Guest Commentary: Is California Still the Land of Opportunity?

by Mark Dempsey

The errors and omissions in The Atlantic’s recent The California Dream Is Dying article are the very definition of “fake news.” The causes the article cites for that dying dream include unaffordable housing, NIMBYism, failing schools, burdensome regulation and a lack of meaningful political opposition.

The author (Conor Friedersdorf) doesn’t mention that unaffordable housing is not exclusive to California. Rhode Island is as likely to be unaffordable.

Nevertheless, he parrots recent headlines about how its high prices are driving people out of state, but mentions nothing about how Richard Nixon put a moratorium on federally-built affordable housing a half century ago, or the way Ronald Reagan cut HUD’s affordable housing budget 75 percent, after he cut taxes on the rich roughly in half and, with his successor, raised payroll taxes eightfold.

Affordable housing in the U.S. has been sabotaged from its inception in the ’30s and ’40s–apparently poor people deserve to be treated badly.

It’s not that we don’t have the resources, either. San Francisco reportedly has five times more vacant housing than it has homeless, and that is not a problem exclusive to California. The Canadians started taxing such vacant investor homes in Vancouver to address the problem, apparently with some success.

Incidentally, taxing land makes it cheaper because speculators can’t afford to hold it off the market until its price peaks (see

How important is high-priced land in making housing unaffordable? Ryan-Collins, Lloyd and Macfarlane in Rethinking the Economics of Land and Housing estimate that 80 percent of recent house price rises stem from more expensive land.

Friedersdorf is correct in saying fierce NIMBY opposition to more compact development hinders affordability, but what he omits is that in California’s tax structure residences don’t pay their own way.

Asking a neighborhood to accommodate more school children without funding the resources to teach them, more parks, or more public programs is bound to provoke opposition.

Given the multi-generational, bipartisan attack on the public realm–everything from sidewalks to schools to parks and other public amenities–it’s not difficult to understand why suburbanites are reluctant to believe public figures’ promises, and resist development that would demand an even more robust public realm, never mind that strangers would move into the neighborhood.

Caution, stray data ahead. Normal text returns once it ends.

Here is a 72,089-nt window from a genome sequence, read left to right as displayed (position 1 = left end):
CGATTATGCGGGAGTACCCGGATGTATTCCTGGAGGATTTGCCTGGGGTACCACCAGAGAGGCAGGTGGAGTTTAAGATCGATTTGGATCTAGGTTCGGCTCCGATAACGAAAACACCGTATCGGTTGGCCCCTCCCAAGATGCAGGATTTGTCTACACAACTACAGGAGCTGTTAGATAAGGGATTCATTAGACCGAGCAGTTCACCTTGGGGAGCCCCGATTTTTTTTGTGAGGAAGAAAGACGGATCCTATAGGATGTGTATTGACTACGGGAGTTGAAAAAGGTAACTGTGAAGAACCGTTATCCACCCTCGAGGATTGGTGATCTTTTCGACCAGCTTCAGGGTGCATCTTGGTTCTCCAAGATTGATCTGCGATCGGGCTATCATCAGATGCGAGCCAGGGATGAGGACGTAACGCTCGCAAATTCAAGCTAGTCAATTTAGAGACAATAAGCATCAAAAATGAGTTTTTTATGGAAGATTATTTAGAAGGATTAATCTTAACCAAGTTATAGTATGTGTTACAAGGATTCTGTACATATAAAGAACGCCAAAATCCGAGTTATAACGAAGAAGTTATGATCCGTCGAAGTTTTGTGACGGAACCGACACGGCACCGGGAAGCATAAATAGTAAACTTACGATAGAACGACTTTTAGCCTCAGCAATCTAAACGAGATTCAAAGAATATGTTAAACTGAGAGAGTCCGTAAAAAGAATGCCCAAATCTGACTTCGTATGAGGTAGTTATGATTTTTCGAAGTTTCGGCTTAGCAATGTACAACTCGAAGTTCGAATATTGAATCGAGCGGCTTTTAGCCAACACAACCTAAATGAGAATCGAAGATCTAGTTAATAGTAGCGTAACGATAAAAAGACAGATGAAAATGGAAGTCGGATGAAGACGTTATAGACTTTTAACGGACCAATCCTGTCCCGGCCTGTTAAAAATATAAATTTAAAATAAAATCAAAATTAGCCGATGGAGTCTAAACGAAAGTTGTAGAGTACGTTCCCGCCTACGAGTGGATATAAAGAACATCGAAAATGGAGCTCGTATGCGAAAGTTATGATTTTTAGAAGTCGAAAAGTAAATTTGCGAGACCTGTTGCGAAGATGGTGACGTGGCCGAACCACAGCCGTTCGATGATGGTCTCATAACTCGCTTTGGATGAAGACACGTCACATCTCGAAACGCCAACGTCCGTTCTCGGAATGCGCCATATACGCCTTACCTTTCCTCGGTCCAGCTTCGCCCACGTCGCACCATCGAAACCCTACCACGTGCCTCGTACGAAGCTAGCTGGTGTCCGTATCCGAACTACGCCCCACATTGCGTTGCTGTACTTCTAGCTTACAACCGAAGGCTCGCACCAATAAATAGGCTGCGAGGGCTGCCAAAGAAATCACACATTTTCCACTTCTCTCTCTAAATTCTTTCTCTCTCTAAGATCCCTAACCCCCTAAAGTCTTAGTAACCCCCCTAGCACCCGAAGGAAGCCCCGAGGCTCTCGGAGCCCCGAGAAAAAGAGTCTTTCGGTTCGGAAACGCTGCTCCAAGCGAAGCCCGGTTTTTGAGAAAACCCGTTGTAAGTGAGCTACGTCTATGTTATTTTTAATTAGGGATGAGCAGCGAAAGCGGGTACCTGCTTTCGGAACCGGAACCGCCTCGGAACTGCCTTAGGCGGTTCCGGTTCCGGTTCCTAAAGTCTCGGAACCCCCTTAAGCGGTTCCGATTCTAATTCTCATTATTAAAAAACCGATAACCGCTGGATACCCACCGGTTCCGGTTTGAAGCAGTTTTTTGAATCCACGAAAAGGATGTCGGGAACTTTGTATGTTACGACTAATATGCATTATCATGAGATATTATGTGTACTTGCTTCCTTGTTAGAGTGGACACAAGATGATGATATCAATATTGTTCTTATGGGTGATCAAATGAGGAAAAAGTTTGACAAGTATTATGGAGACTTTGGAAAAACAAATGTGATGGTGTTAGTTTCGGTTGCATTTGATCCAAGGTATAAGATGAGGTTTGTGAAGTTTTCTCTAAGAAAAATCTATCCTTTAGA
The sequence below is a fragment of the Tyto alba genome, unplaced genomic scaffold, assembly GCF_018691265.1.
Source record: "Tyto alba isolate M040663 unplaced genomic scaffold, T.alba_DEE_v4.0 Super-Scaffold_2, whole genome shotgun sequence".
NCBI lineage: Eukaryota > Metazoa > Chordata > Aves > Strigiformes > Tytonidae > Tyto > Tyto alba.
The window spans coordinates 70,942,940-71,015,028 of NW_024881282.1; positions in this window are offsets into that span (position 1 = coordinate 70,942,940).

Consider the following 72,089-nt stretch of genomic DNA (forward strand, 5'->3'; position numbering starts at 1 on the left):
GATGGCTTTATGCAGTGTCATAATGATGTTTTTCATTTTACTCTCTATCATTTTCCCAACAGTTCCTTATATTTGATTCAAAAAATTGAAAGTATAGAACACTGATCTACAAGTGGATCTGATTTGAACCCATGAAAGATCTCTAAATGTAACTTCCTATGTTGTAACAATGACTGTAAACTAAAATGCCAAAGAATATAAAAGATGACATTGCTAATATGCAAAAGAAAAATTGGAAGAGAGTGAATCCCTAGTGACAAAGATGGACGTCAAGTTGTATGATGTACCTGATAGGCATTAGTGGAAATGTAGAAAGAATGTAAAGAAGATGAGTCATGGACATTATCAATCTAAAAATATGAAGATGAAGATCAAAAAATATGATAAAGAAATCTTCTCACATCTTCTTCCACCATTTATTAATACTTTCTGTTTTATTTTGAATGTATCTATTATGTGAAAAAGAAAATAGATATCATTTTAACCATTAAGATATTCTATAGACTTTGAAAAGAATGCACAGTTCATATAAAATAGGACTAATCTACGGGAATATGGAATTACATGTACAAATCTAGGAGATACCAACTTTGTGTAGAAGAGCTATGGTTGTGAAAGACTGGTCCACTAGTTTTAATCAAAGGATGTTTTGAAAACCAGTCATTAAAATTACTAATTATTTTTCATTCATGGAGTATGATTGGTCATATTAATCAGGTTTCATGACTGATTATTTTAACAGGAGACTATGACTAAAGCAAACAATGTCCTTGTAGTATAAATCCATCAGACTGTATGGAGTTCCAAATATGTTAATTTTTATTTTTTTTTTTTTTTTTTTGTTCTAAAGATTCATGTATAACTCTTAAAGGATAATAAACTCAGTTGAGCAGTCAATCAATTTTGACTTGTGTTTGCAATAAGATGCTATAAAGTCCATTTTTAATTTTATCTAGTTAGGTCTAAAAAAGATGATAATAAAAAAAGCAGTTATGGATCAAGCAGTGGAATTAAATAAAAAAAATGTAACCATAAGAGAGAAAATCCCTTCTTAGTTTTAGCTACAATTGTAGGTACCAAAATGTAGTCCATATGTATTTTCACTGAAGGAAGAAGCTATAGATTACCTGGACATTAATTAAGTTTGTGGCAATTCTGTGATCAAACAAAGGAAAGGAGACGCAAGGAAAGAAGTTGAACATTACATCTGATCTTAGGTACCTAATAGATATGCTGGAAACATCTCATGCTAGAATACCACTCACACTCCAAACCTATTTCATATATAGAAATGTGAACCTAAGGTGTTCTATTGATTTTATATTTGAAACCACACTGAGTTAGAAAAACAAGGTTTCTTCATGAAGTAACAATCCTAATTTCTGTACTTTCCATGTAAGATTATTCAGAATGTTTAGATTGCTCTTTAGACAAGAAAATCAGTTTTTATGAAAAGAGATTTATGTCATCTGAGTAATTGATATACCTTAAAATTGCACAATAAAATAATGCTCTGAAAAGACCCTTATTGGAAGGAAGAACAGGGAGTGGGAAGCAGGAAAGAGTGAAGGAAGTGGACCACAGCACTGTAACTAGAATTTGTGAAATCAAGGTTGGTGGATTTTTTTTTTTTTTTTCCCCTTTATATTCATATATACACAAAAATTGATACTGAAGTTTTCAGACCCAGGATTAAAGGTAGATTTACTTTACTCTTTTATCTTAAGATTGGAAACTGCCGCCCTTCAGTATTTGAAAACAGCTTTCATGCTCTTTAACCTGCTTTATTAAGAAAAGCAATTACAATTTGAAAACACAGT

Friedersdorf also does not mention that Americans inhabit a continent where military attacks and old world diseases (malaria, yellow fever, measles, smallpox, etc.) killed 90 percent of its native population so previous generations’ expectations about available land are certainly biased in favor of abundance.

Could we have reached the limits to land and resources now? Could current, limited “opportunity” stem from California’s now-played-out goldfields in the north state, or the declining oil production in the south state? Could disappointment about some “dream” already be baked in the cake? Gosh! I wonder!

Geometric progressions and cancer are things that grow without limit.

Expecting America’s land or economy to grow indefinitely, without frugal attention to our limits, is unhealthy and delusional. But hey, “No one ever went broke…underestimating the intelligence of the American public” (said H.L. Mencken)

The current economy has reduced a significant portion of the population to debt peonage. The Fed notes that 40 percent of Americans can’t handle a $400 emergency without selling something or borrowing. Sixty-five percent of seniors have only Social Security for their retirement. The creditors are in the drivers’ seat.

Meanwhile, interest on debt is one of the geometric progressions that compounds to infinity, while the resources of the real economy available for repayment, level out.

The mathematical inevitability of unpayable debt haunts our nation–as it has haunted every civilization since ancient Babylon–never mind, California–yet the U.S. elected a president who voted to tighten bankruptcy just before the biggest downturn in more than a half century, the Great Recession.

Where’s H.L. Mencken when you need him?

Friedersdorf cites California schools in trouble, yet makes no mention of the impact of prop 13. That’s like talking about the Great Depression without mentioning poverty. [“White courtesy telephone for H.L. Mencken!”]

California had great schools pre-prop-13 (1978). That proposition limited the property tax revenue available to fund schools and, as previously mentioned, encouraged land speculation.

Now California schools are either 27th or 41st in the nation in per-student funding–it depends on your point of reference–not in the top ten as they used to be.

Incidentally, this problem is not exclusive to California, either. Nationwide, federal grants to higher education have declined 55 percent since 1972 (says investigative journalist David Cay Johnston), and the states themselves have cut even more—37 percent in the last decade in Oklahoma (says

Oklahoma now has trouble retaining teachers, and several Oklahoma school districts are proposing four-day school weeks.

Friedersdorf interviewed school “reformer” Gloria Romero who, says Wikipedia, is “active in the charter school industry in California.”

For that information, he could also have interviewed former Sacramento Mayor Kevin Johnson’s wife Michelle Rhee. No interviews with teachers, though. Hmmm. Puzzling. Could he have an agenda?